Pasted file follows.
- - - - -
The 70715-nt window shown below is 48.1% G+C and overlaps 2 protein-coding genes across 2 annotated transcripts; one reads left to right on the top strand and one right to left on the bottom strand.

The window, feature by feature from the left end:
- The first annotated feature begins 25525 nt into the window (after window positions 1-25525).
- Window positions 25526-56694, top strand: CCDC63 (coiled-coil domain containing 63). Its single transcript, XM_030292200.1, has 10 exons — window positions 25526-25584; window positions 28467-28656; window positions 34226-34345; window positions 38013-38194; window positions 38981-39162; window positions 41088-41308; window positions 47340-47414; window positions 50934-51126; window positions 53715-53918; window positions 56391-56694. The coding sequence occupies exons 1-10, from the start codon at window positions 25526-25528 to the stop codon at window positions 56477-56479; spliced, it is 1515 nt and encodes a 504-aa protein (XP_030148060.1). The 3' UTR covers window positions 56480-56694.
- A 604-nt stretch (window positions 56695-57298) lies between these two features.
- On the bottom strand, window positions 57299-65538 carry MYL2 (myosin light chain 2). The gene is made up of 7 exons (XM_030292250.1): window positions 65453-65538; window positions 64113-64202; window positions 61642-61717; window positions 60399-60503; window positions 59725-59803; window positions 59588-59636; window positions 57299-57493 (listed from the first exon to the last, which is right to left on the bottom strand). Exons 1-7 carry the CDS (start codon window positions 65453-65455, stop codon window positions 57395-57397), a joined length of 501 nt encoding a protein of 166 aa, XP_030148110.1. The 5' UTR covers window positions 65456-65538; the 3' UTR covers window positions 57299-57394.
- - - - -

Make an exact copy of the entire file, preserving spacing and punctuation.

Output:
The 70715-nt window shown below is 48.1% G+C and overlaps 2 protein-coding genes across 2 annotated transcripts; one reads left to right on the top strand and one right to left on the bottom strand.

The window, feature by feature from the left end:
- The first annotated feature begins 25525 nt into the window (after window positions 1-25525).
- Window positions 25526-56694, top strand: CCDC63 (coiled-coil domain containing 63). Its single transcript, XM_030292200.1, has 10 exons — window positions 25526-25584; window positions 28467-28656; window positions 34226-34345; window positions 38013-38194; window positions 38981-39162; window positions 41088-41308; window positions 47340-47414; window positions 50934-51126; window positions 53715-53918; window positions 56391-56694. The coding sequence occupies exons 1-10, from the start codon at window positions 25526-25528 to the stop codon at window positions 56477-56479; spliced, it is 1515 nt and encodes a 504-aa protein (XP_030148060.1). The 3' UTR covers window positions 56480-56694.
- A 604-nt stretch (window positions 56695-57298) lies between these two features.
- On the bottom strand, window positions 57299-65538 carry MYL2 (myosin light chain 2). The gene is made up of 7 exons (XM_030292250.1): window positions 65453-65538; window positions 64113-64202; window positions 61642-61717; window positions 60399-60503; window positions 59725-59803; window positions 59588-59636; window positions 57299-57493 (listed from the first exon to the last, which is right to left on the bottom strand). Exons 1-7 carry the CDS (start codon window positions 65453-65455, stop codon window positions 57395-57397), a joined length of 501 nt encoding a protein of 166 aa, XP_030148110.1. The 5' UTR covers window positions 65456-65538; the 3' UTR covers window positions 57299-57394.